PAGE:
Cohabitation cases and the impact of coronavirus
Self-isolation is something that most of us will be struggling with, even if you are lucky enough to be living in a close, loving family unit. For some the reality may be that an already fragile relationship is being pushed to breaking point by the stress of the current and unusual circumstances in which we find ourselves. For unmarried couples who live together and then separate, the situation can be especially confusing- and there are more issues you need to be thinking about in these COVID-19 days…
The most commonly held misconceptions in relation to the rights of cohabiting couples in Scotland are that either cohabitants have no rights at all, or that their rights are akin to those of married couples- the so-called, ‘common-law marriage’. The truth is actually more nuanced, and lies somewhere in the middle.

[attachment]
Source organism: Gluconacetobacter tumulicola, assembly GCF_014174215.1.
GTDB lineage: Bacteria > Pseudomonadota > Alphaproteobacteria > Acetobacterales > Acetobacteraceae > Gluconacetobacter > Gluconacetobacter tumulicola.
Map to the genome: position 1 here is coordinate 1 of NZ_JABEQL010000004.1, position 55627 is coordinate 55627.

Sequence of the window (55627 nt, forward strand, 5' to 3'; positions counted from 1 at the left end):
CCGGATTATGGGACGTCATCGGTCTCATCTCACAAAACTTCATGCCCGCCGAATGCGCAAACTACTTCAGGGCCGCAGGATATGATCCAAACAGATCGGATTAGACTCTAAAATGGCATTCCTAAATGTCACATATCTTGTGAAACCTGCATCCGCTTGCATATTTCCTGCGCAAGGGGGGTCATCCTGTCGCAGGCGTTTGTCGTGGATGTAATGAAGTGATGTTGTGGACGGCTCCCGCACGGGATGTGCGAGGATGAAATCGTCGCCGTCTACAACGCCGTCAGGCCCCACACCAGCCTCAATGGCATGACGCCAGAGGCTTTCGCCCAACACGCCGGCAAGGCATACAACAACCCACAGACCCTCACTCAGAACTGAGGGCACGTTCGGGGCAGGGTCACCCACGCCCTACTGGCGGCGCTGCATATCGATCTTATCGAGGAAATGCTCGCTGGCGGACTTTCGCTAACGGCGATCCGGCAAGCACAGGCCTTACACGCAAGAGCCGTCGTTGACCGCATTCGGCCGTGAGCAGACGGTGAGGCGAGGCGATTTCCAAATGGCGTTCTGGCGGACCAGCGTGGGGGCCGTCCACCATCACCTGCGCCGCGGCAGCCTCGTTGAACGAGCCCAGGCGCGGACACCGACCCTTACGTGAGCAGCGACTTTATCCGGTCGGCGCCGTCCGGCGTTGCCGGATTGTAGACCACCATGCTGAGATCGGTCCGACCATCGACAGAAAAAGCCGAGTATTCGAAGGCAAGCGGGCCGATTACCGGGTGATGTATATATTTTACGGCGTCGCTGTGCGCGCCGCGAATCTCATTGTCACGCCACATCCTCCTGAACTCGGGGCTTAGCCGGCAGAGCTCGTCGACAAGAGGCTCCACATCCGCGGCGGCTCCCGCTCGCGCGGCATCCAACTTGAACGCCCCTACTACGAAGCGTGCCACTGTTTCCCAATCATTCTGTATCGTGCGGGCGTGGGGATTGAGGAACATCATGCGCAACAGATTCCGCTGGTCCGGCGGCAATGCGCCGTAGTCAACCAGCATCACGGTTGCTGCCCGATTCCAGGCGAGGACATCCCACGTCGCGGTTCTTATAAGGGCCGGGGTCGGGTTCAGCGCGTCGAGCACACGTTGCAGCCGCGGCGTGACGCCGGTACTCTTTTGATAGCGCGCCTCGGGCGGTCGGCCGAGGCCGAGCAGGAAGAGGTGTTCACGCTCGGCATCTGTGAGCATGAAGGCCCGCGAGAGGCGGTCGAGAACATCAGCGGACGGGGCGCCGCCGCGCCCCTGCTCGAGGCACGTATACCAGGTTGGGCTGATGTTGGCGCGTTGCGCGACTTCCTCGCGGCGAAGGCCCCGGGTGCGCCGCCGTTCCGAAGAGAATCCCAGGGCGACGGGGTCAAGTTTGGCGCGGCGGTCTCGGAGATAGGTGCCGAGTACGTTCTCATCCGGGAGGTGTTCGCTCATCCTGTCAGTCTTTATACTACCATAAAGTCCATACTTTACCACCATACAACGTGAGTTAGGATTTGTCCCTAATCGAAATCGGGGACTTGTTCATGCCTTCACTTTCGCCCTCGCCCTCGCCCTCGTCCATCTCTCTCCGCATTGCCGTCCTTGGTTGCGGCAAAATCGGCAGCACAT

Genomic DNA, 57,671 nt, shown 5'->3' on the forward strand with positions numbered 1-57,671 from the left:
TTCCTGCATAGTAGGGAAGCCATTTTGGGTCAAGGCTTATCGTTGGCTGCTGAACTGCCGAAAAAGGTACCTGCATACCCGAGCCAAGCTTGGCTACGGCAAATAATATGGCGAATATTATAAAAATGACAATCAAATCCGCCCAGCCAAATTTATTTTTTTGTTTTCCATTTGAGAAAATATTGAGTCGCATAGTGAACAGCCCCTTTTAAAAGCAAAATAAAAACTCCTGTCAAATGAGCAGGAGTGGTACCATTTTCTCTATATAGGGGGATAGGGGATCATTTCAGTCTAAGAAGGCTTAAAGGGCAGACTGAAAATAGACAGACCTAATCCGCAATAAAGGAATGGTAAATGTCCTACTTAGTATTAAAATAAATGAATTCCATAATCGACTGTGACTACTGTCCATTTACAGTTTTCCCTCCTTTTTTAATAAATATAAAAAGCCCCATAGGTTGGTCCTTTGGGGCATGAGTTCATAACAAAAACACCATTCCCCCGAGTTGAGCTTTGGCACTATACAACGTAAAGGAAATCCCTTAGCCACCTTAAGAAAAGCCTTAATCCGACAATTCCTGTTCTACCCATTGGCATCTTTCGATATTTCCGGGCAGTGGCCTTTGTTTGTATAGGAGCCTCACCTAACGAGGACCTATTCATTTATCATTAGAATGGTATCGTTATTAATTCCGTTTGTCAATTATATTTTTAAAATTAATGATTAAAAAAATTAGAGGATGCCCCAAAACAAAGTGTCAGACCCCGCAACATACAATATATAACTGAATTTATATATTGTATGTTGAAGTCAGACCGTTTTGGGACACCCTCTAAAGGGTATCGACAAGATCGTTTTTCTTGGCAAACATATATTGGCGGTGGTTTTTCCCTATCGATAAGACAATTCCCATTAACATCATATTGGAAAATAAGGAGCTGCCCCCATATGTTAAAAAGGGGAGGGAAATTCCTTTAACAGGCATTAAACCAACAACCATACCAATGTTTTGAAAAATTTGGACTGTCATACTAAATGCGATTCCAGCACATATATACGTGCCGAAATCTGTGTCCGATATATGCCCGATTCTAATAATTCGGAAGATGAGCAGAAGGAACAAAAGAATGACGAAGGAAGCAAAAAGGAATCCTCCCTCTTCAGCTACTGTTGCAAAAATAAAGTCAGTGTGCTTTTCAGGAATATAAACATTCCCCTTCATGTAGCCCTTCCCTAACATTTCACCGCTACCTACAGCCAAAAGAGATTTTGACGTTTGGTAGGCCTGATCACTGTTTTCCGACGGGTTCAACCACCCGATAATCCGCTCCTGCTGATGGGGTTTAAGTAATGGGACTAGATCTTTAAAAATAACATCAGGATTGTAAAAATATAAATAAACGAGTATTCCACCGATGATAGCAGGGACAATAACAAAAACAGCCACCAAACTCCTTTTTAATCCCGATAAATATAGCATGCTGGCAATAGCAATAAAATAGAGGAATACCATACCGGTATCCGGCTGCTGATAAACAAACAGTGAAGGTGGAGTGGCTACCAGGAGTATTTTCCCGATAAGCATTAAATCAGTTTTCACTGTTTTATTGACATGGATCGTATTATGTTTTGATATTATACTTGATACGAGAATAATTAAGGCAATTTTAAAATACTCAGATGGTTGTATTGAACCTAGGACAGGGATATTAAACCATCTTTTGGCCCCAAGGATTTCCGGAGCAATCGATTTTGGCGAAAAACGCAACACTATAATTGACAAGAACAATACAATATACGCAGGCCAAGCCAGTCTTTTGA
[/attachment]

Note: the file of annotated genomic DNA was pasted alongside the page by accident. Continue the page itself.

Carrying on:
Scotland has recognised the rights of cohabitants to make a financial claim against their ex-partner in certain limited circumstances for over a decade now- where the couple splits up. There is separate provision for cases where the relationship comes to an end because one of the cohabitants dies, as long as the deceased partner doesn’t leave a will.
In cases where the couple have split up, the law allows a court to award a capital sum payment in the event of a successful claim being made. Any such claim would have to be made within one year of separating.
The courts in Scotland are currently operating on a restricted basis, dealing with only the most urgent business. Likewise, property transactions have ground to a halt. Despite this, the one-year time limit to make a financial claim on separation still stands. Although a year may seem like enough time to be able to take advice and resolve matters, it may well take longer than you think. There is also always the possibility of a dispute surrounding your date of separation, which may well be less clear cut, if you are having to remain in the same property to self-isolate. If your cohabiting relationship has ended and you think that you may have a financial claim or you have property which needs to be divided, it is important to seek advice as soon as possible.